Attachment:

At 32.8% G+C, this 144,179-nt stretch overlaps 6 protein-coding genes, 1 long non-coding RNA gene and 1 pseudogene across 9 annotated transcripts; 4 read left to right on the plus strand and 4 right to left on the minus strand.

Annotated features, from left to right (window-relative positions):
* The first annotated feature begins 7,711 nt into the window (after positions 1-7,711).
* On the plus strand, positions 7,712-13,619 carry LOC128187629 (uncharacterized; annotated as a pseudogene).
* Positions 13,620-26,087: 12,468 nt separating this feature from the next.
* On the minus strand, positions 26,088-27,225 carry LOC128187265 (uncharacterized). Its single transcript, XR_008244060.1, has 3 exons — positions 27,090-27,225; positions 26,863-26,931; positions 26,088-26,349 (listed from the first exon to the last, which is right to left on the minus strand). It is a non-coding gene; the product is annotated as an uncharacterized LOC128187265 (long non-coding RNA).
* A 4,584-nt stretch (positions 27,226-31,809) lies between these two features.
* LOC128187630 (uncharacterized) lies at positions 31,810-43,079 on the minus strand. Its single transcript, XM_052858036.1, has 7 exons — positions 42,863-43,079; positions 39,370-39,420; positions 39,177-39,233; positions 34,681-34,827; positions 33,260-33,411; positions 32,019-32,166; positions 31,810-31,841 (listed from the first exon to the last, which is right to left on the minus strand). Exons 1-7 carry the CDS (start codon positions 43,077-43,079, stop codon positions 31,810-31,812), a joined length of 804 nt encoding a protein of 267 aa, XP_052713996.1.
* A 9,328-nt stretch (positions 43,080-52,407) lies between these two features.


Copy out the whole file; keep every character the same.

At 32.8% G+C, this 144,179-nt stretch overlaps 6 protein-coding genes, 1 long non-coding RNA gene and 1 pseudogene across 9 annotated transcripts; 4 read left to right on the plus strand and 4 right to left on the minus strand.

Annotated features, from left to right (window-relative positions):
* The first annotated feature begins 7,711 nt into the window (after positions 1-7,711).
* On the plus strand, positions 7,712-13,619 carry LOC128187629 (uncharacterized; annotated as a pseudogene).
* Positions 13,620-26,087: 12,468 nt separating this feature from the next.
* On the minus strand, positions 26,088-27,225 carry LOC128187265 (uncharacterized). Its single transcript, XR_008244060.1, has 3 exons — positions 27,090-27,225; positions 26,863-26,931; positions 26,088-26,349 (listed from the first exon to the last, which is right to left on the minus strand). It is a non-coding gene; the product is annotated as an uncharacterized LOC128187265 (long non-coding RNA).
* A 4,584-nt stretch (positions 27,226-31,809) lies between these two features.
* LOC128187630 (uncharacterized) lies at positions 31,810-43,079 on the minus strand. Its single transcript, XM_052858036.1, has 7 exons — positions 42,863-43,079; positions 39,370-39,420; positions 39,177-39,233; positions 34,681-34,827; positions 33,260-33,411; positions 32,019-32,166; positions 31,810-31,841 (listed from the first exon to the last, which is right to left on the minus strand). Exons 1-7 carry the CDS (start codon positions 43,077-43,079, stop codon positions 31,810-31,812), a joined length of 804 nt encoding a protein of 267 aa, XP_052713996.1.
* A 9,328-nt stretch (positions 43,080-52,407) lies between these two features.